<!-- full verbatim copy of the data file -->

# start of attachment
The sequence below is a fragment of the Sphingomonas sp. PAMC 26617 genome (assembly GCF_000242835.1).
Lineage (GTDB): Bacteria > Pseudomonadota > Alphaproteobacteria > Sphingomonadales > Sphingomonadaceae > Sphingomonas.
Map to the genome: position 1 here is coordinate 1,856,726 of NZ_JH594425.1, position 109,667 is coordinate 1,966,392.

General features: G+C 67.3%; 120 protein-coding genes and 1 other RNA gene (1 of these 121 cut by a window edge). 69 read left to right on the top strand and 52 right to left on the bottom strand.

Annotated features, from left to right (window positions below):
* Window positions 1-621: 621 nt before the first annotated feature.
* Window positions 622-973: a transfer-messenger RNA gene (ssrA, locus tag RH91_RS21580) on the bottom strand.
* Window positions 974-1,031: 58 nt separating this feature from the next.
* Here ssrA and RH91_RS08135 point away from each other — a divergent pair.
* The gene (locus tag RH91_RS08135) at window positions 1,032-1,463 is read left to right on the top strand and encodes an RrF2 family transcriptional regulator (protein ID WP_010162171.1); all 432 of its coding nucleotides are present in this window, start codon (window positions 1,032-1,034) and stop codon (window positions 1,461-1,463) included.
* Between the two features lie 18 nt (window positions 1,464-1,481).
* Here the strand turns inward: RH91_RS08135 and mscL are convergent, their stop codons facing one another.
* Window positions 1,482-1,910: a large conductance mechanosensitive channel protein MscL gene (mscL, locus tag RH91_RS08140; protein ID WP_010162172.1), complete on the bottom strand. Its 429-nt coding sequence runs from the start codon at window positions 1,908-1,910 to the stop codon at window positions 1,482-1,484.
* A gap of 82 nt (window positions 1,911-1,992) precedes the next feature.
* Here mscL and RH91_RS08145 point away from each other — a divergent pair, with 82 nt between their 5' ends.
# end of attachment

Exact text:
The sequence below is a fragment of the Sphingomonas sp. PAMC 26617 genome (assembly GCF_000242835.1).
Lineage (GTDB): Bacteria > Pseudomonadota > Alphaproteobacteria > Sphingomonadales > Sphingomonadaceae > Sphingomonas.
Map to the genome: position 1 here is coordinate 1,856,726 of NZ_JH594425.1, position 109,667 is coordinate 1,966,392.

General features: G+C 67.3%; 120 protein-coding genes and 1 other RNA gene (1 of these 121 cut by a window edge). 69 read left to right on the top strand and 52 right to left on the bottom strand.

Annotated features, from left to right (window positions below):
* Window positions 1-621: 621 nt before the first annotated feature.
* Window positions 622-973: a transfer-messenger RNA gene (ssrA, locus tag RH91_RS21580) on the bottom strand.
* Window positions 974-1,031: 58 nt separating this feature from the next.
* Here ssrA and RH91_RS08135 point away from each other — a divergent pair.
* The gene (locus tag RH91_RS08135) at window positions 1,032-1,463 is read left to right on the top strand and encodes an RrF2 family transcriptional regulator (protein ID WP_010162171.1); all 432 of its coding nucleotides are present in this window, start codon (window positions 1,032-1,034) and stop codon (window positions 1,461-1,463) included.
* Between the two features lie 18 nt (window positions 1,464-1,481).
* Here the strand turns inward: RH91_RS08135 and mscL are convergent, their stop codons facing one another.
* Window positions 1,482-1,910: a large conductance mechanosensitive channel protein MscL gene (mscL, locus tag RH91_RS08140; protein ID WP_010162172.1), complete on the bottom strand. Its 429-nt coding sequence runs from the start codon at window positions 1,908-1,910 to the stop codon at window positions 1,482-1,484.
* A gap of 82 nt (window positions 1,911-1,992) precedes the next feature.
* Here mscL and RH91_RS08145 point away from each other — a divergent pair, with 82 nt between their 5' ends.